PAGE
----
Worship Changes at Grace

Dear Church Family:

Earlier this year, as part of the Healthy Church Initiative, more than 100 Grace members completed an online survey. Here are the five biggest areas of strength and concern our congregation expressed.


  • Friendliness
  • Community involvement
  • Music
  • Preaching
  • Generosity
  • Aging congregation
  • Declining attendance
  • Volunteer fatigue
  • Finances
  • Lack of young people/Communications (tie)Overall attendance, 2000-2018
The numbers over the past two decades bear out what you've said: Grace has declined 40% on Sundays since 2000. The congregation has aged. There are many reasons  for all of this, and it is not unique to Grace.
Worship is the most important ministry any church offers. Worship is our primary function as followers of Jesus Christ. Here's how the Gospel of Luke ends: "[The apostles] worshipped him and returned to Jerusalem filled with joy. And they were continually in the temple praising God" (Luke 24:52-53). Despite the numerical challenges, there is a great opportunity to reach people in the mission field for Christ. As Jesus himself said, "The harvest is bigger than you can imagine, but there are few workers. Therefore, plead with the Lord of the harvest, to send out workers for his harvest. Go!" (Luke 10:2).
Six months ago, our worship leaders began to explore worship from new perspectives. To maximize impact on those new to Grace, we re-ordered the service to offer our best things first, based on the congregation's feedback: music and preaching. Then we created a Worship Design Team to evaluate and reflect upon Sunday morning services. Members of this team attended worship in other places, shared learning from educational opportunities, and listened to you. We sent out an additional survey a few weeks ago to hear your thoughts on worship changes we've experimented with, like receiving the Lord's Supper on a weekly basis. Here are a couple of findings from the survey:
Forms response chart. Question title: How important is it to receive communion every week?. Number of responses: 53 responses.Forms response chart. Question title: How does weekly communion impact the overall worship experience?. Number of responses: 53 responses.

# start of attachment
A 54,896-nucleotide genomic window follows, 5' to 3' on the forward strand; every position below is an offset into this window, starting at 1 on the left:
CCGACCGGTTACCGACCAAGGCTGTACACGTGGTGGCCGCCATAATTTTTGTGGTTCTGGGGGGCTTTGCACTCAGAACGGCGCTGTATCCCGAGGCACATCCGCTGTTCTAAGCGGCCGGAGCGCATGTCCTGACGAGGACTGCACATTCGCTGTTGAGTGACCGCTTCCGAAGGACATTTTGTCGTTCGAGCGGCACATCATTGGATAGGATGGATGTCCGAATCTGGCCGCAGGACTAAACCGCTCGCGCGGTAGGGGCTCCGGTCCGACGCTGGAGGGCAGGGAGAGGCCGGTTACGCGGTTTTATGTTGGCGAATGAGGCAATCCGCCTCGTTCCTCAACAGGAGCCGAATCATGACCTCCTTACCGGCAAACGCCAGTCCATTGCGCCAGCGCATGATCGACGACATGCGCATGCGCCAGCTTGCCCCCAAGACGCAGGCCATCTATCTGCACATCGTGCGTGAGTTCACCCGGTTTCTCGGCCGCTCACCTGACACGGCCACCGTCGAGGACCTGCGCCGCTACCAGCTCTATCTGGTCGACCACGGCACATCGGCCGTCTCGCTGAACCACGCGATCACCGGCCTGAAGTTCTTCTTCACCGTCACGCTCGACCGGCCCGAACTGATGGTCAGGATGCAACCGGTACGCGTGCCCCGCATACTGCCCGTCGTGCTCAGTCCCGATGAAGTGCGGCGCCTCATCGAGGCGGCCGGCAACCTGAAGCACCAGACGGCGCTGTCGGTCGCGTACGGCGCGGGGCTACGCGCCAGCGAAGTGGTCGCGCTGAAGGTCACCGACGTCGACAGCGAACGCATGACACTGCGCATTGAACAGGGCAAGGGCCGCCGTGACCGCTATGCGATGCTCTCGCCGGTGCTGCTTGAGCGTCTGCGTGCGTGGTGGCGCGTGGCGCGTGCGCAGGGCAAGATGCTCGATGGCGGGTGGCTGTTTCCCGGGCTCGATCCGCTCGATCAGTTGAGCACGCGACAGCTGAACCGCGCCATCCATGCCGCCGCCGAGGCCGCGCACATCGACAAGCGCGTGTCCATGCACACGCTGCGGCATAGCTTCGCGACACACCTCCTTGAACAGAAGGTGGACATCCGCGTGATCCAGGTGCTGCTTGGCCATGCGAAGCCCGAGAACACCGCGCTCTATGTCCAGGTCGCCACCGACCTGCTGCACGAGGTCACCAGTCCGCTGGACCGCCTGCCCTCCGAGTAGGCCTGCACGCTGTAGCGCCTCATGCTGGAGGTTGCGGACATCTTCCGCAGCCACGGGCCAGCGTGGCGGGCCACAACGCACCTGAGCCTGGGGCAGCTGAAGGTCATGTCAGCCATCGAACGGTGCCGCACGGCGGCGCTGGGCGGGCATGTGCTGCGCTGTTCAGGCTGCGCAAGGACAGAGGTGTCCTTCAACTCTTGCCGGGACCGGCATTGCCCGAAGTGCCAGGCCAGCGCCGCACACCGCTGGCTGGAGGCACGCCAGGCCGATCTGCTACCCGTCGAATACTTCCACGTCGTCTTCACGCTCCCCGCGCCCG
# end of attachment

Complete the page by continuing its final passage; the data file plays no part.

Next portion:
Both of these graphs use a 1-5 scale, ranging from "not important at all" [1] to "very important" [5]. Nearly ⅔ of you said it's important to receive weekly communion, and even more said it has a positive impact on worship overall (70%). Hearing your feedback and aware of the spiritual needs of our community, a vision for worship began to form. After many months of holy conversations, our Worship Design Team is ready to make the following changes to worship:
  • Weekly communion will continue at both hours through January 6, except for November 11 and 18. After that, 8:30 worship, since it is already a Traditional format, will continue in weekly communion. 11:00, our Blended service, will share communion on the 1st Sunday of the month and weekly during special seasons of the year, like the Sundays leading toward Easter and Christmas.
  • Staring November 25, the "greeting time" at 11:00 will no longer be part of the worship hour. Instead, we will encourage everyone at 11:00 to observe the 3-minute rule, greeting each other three minutes before and after worship. This means, yes, you need to be on time for church!
  • We will launch a Modern service, led by Anthony and Lori Hartman, on Saturday night, beginning in January. These will be monthly gatherings for most of 2019, with the goal of becoming weekly in September. The same sermon will be preached at all worship services.
Six months ago our Lay Leader, Tom Busby, and our Healthy Church Initiative clergy coach, Rev Edlen Cowley, led a vision workshop for Grace. The new vision was adopted by the Administrative Council and shared in worship May 20. Here it is:
Embrace All * Engage with Jesus * Expand the Kingdom
We believe these worship changes are in line with the new vision and priorities of Grace UMC. We want to address the spiritual needs and interests we see in our community and the realities we see at Grace. If we are going to face the challenges of bringing the gospel to lost people, we have to do things differently. As our vision unfolds, is embraced, and is executed over the coming years, I believe we will look back on these changes as time invested in the existing congregation to create enthusiasm and a renewed evangelistic passion to bless the city and community with the gospel. These changes build on the strengths we already see here at Grace: friendliness, community involvement, music, preaching, and generosity.